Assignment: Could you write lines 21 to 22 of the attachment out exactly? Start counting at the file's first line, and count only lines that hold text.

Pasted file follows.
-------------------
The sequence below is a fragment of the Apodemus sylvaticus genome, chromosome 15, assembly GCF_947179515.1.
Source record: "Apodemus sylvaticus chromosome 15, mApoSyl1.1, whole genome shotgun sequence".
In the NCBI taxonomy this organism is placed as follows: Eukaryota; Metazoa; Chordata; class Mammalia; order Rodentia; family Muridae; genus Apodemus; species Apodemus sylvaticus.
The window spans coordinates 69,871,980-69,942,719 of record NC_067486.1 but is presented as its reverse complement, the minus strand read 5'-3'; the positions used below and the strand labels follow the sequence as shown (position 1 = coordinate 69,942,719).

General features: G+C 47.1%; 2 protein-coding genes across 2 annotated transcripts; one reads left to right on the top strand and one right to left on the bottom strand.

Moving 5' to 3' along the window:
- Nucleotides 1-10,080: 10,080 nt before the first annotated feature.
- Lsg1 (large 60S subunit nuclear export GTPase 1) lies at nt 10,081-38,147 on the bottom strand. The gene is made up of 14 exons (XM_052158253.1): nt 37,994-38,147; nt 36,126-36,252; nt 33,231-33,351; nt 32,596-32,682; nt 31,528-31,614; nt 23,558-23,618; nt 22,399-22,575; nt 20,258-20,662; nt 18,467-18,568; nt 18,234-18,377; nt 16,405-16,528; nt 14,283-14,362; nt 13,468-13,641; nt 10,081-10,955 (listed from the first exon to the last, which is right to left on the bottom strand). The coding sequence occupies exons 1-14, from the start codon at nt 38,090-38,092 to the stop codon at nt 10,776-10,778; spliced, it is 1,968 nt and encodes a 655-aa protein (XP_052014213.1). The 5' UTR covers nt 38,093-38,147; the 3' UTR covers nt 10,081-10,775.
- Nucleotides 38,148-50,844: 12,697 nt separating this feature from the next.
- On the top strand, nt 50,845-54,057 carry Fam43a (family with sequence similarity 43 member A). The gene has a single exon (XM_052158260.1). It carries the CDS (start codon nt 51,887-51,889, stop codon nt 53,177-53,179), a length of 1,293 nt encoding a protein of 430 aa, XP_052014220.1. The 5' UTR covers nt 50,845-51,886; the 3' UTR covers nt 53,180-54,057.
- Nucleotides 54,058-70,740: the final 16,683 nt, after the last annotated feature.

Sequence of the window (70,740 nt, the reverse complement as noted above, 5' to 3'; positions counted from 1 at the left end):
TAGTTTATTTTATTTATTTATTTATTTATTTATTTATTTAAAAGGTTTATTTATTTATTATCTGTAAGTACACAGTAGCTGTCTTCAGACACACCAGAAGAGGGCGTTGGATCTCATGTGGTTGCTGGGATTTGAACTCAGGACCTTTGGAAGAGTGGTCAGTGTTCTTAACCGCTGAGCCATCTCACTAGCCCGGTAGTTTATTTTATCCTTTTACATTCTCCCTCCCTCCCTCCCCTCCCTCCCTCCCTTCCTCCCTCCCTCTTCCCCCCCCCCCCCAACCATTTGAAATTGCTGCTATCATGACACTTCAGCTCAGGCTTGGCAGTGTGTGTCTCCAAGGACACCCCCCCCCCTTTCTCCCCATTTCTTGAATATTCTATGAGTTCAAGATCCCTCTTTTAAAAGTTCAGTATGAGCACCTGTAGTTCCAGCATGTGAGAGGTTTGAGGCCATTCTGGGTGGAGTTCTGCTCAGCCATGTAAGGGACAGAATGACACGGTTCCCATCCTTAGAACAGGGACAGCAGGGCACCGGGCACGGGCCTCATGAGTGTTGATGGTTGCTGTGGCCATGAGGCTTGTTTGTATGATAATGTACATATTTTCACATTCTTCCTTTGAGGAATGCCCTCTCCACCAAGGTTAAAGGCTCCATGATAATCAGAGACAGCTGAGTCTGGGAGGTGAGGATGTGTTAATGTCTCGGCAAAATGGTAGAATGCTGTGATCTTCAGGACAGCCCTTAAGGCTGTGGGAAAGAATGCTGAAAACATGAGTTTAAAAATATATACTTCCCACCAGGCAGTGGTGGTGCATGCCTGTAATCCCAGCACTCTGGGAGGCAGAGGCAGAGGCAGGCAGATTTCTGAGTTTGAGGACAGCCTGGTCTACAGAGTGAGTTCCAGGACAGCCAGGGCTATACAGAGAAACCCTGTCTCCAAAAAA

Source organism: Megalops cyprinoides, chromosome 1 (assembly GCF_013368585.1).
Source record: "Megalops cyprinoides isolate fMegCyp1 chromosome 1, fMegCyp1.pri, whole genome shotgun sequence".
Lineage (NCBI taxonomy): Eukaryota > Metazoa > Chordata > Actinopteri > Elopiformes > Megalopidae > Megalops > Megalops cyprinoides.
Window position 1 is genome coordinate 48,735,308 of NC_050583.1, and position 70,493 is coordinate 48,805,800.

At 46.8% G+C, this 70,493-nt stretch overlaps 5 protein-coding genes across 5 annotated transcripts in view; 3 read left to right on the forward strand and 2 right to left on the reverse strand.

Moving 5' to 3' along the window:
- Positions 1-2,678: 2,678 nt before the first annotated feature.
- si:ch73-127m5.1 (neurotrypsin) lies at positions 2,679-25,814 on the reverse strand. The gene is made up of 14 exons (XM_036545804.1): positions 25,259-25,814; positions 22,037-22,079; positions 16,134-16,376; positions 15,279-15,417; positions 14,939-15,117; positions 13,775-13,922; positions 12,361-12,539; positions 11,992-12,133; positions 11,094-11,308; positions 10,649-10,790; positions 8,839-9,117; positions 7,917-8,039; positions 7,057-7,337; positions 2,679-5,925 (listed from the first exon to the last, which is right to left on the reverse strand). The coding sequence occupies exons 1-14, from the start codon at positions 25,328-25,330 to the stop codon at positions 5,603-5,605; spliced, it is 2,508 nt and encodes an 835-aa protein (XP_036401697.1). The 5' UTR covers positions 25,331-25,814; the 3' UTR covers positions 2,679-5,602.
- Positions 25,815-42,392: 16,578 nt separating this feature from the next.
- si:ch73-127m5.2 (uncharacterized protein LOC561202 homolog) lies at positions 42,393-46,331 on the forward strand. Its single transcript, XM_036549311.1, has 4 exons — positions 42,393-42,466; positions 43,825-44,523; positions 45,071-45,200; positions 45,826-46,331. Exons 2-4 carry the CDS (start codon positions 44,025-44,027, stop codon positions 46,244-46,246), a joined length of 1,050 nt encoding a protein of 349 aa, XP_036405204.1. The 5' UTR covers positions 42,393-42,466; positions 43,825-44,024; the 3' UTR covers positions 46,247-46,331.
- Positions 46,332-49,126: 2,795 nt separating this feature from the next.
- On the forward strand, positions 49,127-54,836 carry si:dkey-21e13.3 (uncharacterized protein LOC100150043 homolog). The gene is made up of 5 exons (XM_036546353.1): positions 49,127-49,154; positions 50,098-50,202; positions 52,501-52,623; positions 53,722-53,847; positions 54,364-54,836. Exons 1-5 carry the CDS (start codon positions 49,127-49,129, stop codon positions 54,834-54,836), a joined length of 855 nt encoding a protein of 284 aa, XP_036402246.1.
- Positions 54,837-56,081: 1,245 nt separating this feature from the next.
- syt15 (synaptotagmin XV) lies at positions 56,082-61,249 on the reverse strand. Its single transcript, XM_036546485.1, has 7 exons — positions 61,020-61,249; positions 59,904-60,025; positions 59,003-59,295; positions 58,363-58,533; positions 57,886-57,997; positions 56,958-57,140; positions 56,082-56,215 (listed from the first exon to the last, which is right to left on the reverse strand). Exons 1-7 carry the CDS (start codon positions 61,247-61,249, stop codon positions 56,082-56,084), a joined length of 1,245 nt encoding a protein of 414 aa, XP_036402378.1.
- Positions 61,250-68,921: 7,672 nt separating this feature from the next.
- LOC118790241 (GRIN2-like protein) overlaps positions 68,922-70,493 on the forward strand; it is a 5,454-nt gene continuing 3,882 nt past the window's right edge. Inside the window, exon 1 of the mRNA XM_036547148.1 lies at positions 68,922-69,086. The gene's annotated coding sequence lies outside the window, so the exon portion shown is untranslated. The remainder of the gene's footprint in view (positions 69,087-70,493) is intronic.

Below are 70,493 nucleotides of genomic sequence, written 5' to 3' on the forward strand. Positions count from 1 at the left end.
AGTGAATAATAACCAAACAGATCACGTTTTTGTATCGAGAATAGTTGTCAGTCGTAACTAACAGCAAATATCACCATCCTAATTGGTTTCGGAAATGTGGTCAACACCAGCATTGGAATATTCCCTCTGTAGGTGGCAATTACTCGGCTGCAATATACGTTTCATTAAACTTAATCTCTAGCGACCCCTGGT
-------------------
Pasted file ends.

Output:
- si:ch73-127m5.1 (neurotrypsin) lies at positions 2,679-25,814 on the reverse strand. The gene is made up of 14 exons (XM_036545804.1): positions 25,259-25,814; positions 22,037-22,079; positions 16,134-16,376; positions 15,279-15,417; positions 14,939-15,117; positions 13,775-13,922; positions 12,361-12,539; positions 11,992-12,133; positions 11,094-11,308; positions 10,649-10,790; positions 8,839-9,117; positions 7,917-8,039; positions 7,057-7,337; positions 2,679-5,925 (listed from the first exon to the last, which is right to left on the reverse strand). The coding sequence occupies exons 1-14, from the start codon at positions 25,328-25,330 to the stop codon at positions 5,603-5,605; spliced, it is 2,508 nt and encodes an 835-aa protein (XP_036401697.1). The 5' UTR covers positions 25,331-25,814; the 3' UTR covers positions 2,679-5,602.
- Positions 25,815-42,392: 16,578 nt separating this feature from the next.